It’s called “Meet the Doppelgängers,” and it includes such predecessors as Yasumasa Morimura, who explored this option a quarter of a century ago in such works as “Portrait (Twins),” 1988, a parodic reconstruction of Manet’s “Olympia” of 1863; “Blinded by the Light,” 1991, a reconstruction of Pieter Brueghel’s 1568 painting “Parable for the blind”; and “Angels Descending a Staircase” (1991), his revision of Edward Burne-Jones’s 1880 painting “The Golden Stairs.” The group show will also devote a section to such vernacular works as the White House/Bin Laden Situation Room with Obama’s face on everyone’s body . . . you get the drift. I’m snoozing already.
Same New Same New
In the kerfuffle that ensued from my brief, ill-advised participation in a photo-specific online forum last winter, the proprietor of a commercial photo gallery in Brooklyn’s DUMBO neighborhood opined, “Coleman . . . hasn’t published anything of note for some time; his blog is more a collation of bits and pieces he researches from the web and doesn’t really address photographs per se. The only really interesting thing he’s written on actual photographs, for some time, is the recent ‘conversation’ about Jeff Wall with DLK.”
Patently, in that reader’s view my obsessive tracking of and quixotic intervention in the lamentable and preventable dismantling of a major collection of photographs, my observations on the machinations of a famous photographer’s estate in relation to a group of found negatives, my commentaries on a great musician’s use of photographs as source material for his mediocre paintings, and my ruminations on the citizen-journalist documentation of the notorious “pepper-spray cop” don’t qualify as “of note.” I have to assume, then, that by “photographs per se” and “actual photographs” she means the genres of contemporary work produced for the art market that she and her fellow gallery owners and private dealers devote themselves to selling, and that for my writing to strike her as “of note” it would have to serve their promotional purposes. In short, I’m not writing the kinds of reviews and profiles that would bring buyers to her door.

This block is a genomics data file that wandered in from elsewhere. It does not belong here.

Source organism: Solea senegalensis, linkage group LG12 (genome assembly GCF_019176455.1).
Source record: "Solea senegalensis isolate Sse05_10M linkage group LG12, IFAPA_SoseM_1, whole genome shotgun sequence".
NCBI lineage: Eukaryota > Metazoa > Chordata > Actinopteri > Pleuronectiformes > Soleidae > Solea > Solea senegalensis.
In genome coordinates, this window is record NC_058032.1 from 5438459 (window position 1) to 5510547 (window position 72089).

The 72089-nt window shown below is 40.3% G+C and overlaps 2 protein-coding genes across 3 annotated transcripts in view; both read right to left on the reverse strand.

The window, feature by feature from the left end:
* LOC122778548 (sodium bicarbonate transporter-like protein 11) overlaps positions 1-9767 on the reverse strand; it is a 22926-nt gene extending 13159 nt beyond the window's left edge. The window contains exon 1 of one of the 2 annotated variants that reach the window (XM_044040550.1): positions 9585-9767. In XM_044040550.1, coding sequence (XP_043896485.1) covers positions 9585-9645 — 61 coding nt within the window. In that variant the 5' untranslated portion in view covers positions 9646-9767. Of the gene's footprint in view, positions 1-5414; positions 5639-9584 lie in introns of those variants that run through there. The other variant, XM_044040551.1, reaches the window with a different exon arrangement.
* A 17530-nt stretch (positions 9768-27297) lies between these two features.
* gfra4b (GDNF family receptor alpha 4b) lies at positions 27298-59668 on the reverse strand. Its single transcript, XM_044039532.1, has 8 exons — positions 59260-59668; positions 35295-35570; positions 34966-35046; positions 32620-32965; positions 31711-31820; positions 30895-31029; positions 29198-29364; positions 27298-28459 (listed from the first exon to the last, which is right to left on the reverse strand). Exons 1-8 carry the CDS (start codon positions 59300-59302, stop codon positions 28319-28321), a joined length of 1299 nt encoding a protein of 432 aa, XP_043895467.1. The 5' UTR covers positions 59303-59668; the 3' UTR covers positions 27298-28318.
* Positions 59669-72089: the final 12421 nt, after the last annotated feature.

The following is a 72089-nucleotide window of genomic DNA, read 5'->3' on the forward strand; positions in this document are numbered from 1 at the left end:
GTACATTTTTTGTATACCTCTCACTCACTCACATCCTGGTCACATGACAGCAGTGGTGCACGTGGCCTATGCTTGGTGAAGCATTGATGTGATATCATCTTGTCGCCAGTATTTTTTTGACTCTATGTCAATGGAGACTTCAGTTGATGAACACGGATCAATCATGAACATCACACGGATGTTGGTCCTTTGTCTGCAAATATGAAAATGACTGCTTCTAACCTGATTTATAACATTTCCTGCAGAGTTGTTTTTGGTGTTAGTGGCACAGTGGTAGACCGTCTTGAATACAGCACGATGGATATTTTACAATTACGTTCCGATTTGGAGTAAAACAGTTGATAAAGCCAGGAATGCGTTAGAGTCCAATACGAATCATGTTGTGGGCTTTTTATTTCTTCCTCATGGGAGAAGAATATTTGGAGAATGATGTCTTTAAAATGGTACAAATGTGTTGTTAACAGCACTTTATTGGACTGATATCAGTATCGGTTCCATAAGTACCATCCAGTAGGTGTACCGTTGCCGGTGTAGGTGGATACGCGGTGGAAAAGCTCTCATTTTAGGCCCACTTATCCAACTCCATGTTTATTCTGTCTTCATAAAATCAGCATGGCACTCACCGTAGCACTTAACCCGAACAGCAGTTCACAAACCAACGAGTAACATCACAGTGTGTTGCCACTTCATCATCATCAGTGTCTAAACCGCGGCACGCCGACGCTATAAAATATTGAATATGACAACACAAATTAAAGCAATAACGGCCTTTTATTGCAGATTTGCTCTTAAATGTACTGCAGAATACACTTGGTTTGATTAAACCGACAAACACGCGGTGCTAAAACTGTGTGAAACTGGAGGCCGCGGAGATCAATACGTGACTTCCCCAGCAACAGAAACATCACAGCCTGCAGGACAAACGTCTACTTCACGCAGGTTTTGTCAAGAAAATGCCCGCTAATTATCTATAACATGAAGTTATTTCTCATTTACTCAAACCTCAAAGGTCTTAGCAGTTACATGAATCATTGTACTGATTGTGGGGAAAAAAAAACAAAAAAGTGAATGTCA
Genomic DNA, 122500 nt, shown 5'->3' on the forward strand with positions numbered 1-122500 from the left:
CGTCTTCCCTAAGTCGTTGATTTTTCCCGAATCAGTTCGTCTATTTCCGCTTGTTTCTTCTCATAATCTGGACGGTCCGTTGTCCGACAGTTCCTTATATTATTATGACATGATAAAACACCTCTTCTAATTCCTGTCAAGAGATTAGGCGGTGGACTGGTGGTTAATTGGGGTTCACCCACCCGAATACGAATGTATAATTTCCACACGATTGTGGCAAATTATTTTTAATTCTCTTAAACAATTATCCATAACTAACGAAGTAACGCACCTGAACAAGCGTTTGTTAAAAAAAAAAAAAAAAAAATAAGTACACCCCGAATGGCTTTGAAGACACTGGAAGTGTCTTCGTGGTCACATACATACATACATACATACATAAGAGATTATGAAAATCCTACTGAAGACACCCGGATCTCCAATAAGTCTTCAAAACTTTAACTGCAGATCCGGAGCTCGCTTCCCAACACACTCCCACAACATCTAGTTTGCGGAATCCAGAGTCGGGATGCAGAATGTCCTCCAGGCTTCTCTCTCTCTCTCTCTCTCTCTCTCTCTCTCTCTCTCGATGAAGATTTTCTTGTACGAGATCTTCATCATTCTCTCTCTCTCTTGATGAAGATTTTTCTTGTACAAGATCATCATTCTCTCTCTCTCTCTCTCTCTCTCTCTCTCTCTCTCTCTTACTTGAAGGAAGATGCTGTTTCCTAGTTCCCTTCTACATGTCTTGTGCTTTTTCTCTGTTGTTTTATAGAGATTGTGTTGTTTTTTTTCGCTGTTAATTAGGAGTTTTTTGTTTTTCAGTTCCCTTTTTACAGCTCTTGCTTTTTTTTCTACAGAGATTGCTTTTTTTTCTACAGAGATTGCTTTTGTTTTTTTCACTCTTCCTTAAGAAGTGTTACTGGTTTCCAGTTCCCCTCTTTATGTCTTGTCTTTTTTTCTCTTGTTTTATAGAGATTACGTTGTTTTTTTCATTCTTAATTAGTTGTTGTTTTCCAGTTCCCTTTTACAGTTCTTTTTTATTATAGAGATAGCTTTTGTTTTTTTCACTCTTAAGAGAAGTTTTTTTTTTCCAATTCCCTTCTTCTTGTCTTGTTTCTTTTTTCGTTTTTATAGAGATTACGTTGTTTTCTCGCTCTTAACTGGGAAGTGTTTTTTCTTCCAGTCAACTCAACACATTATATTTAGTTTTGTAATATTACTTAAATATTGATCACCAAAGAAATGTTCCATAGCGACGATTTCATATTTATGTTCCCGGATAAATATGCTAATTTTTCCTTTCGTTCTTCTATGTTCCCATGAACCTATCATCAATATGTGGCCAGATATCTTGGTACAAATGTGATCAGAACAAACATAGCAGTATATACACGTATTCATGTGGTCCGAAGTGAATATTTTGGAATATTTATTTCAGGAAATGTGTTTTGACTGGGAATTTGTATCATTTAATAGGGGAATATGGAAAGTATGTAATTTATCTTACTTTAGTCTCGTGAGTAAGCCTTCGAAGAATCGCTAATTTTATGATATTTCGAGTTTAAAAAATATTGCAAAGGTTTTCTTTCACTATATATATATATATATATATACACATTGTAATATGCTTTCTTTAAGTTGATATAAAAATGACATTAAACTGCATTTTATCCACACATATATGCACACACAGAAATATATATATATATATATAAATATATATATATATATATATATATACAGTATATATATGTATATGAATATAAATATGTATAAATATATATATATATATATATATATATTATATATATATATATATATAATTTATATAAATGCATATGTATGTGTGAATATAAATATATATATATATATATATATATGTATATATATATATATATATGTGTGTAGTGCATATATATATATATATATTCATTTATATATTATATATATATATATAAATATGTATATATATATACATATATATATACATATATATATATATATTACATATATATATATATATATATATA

As it happens, over the past four years I’ve published essays on Kate Breakey, Wynn Bullock, Harold Feinstein, Nancy Hellebrand, Connie Imboden, Jerry Spagnoli, Errol Sawyer, Edward Steichen, Robert Stivers, Maggie Taylor, Philip Tsiaras, Jerry Uelsmann, Yang Yankang, Liu Xia, and at least a dozen other individual picture-makers, some well-known, some unfamiliar to most. So you might say that, insofar as writing about “photographs per se” and “actual photographs” goes, I’ve kept my hand in. I wouldn’t expect acquaintance with all that work from anyone, but — since I do list those publications here — willful ignorance of their very existence surely undermines the credibility of any assessment of my recent output.
Coincidentally, before leaving for China in May I did head to DUMBO for the opening vernissage of the New York Photo Festival (NYPH), which struck me as the quintessential generic photo festival, with absolutely no distinguishing features. (It bills itself as “The Future of Contemporary Photography,” which gives me paws.) The press preview included a walking tour of the exhibitions sponsored by the NYPH and organized by its designated curators, whose route at one point took us into a building that held several commercial galleries as well. Ducking away from the tour, I strolled into one of those, realizing with a start that I’d entered the eponymous gallery of the vendor quoted above. On the walls thereof I found amiable, well-crafted gelatin-silver prints of neopictorialist images by two mid-career photographers, one American, one Czech — eminently decorative, eminently safe, eminently saleable, eminently forgettable.
In the “conversation” with Loring Knoblauch of the website DLK Collection that this gallery owner considers “the only really interesting thing [I’ve] written on actual photographs, for some time,” I opened my half of the dialogue by explaining my reasons for moving away from reviewing exhibitions and books over the past decade. Here’s one of those: “[S]ad to say, I find most everything I do see — in the galleries and museums, at portfolio reviews, at photo festivals — ‘profoundly mediocre,’ to quote the late Lee Witkin. So I simply got tired of ‘stoking the star-maker machinery behind the art photograph,’ to paraphrase Joni Mitchell.”
Which means that I stopped reviewing due in part to exhibitions such as the one I stumbled across at this kvetcher’s shop.
(For an index of links to all posts in this series, click here.)
This post supported by a donation from the Estate of Lyle Bongé.